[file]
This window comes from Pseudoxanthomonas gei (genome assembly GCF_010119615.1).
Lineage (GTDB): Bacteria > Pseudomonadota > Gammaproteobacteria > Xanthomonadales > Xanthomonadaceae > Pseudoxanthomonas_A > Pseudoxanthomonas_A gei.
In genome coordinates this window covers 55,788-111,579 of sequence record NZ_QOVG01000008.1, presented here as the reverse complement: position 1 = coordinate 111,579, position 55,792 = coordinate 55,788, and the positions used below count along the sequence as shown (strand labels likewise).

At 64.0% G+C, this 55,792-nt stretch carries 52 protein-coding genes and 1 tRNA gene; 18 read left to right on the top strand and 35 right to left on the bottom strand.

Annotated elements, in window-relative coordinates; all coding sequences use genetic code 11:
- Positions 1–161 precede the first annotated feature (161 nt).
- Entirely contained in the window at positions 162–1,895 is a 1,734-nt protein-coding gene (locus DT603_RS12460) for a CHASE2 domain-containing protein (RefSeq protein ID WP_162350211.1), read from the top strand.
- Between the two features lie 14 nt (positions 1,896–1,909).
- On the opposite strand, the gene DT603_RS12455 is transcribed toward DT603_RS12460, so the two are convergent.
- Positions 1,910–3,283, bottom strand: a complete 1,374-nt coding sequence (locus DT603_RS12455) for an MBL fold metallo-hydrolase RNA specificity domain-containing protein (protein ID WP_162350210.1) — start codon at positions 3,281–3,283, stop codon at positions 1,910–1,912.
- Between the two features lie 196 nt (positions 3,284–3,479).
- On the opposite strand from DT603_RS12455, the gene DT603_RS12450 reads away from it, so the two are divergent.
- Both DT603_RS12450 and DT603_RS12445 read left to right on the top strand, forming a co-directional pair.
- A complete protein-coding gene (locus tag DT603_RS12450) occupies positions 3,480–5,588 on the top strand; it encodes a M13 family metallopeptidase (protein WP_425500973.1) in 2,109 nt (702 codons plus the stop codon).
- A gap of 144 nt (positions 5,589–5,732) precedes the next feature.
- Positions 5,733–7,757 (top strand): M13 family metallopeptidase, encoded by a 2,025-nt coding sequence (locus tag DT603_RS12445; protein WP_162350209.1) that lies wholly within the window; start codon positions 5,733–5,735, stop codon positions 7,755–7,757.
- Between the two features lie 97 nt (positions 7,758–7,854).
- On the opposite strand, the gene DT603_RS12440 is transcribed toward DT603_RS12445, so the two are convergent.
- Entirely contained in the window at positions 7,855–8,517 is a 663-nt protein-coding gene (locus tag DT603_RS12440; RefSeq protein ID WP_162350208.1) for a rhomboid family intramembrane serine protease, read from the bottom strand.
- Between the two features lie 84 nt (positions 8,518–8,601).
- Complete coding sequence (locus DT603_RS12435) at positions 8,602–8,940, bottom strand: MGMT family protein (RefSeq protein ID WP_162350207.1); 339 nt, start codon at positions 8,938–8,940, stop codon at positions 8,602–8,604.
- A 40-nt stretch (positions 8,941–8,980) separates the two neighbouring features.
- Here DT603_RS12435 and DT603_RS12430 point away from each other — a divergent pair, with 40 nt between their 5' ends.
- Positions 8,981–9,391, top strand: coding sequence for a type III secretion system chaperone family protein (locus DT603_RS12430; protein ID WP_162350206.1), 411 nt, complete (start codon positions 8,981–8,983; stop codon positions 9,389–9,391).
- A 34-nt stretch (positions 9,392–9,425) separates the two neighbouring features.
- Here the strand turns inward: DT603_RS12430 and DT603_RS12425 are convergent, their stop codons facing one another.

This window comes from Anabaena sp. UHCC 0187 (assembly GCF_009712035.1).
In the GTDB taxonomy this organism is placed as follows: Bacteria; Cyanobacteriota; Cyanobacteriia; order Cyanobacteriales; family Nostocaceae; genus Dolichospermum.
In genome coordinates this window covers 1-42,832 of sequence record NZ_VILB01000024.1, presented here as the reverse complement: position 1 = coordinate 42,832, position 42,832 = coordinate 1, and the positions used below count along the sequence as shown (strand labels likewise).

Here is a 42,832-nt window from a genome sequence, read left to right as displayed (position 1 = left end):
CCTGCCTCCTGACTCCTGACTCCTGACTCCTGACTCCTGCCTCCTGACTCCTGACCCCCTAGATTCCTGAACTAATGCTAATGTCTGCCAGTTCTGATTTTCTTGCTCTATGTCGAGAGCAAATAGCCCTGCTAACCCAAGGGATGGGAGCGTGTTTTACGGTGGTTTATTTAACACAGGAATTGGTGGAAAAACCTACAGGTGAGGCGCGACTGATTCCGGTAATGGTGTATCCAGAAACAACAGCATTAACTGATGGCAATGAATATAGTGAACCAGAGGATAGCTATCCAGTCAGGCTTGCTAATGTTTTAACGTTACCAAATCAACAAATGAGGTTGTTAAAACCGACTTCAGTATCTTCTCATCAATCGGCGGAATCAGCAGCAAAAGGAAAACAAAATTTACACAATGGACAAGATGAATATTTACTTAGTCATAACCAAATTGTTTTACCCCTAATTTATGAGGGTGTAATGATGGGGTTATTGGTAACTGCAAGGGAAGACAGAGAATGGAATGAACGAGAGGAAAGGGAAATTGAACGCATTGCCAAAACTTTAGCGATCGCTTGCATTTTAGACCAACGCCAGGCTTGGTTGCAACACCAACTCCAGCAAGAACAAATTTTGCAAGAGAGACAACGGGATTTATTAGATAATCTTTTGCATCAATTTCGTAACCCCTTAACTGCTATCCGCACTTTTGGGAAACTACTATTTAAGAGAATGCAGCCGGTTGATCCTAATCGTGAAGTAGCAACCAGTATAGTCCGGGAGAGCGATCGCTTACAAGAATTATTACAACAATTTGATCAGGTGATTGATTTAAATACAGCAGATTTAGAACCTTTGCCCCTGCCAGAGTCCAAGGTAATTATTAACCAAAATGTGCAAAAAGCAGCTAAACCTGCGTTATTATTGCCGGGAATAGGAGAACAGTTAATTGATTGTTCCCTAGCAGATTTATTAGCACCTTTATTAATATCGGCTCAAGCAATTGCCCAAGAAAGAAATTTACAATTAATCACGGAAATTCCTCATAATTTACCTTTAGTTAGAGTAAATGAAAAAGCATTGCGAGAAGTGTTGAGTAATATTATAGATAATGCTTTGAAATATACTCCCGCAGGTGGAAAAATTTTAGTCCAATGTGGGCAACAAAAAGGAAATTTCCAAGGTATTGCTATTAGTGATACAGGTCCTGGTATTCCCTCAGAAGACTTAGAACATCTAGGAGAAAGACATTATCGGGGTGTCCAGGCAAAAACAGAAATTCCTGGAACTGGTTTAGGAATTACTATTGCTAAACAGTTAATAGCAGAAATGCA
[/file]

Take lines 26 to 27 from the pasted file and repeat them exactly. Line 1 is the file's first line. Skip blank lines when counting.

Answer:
- Here the strand turns inward: DT603_RS12430 and DT603_RS12425 are convergent, their stop codons facing one another.

This window comes from Anabaena sp. UHCC 0187 (assembly GCF_009712035.1).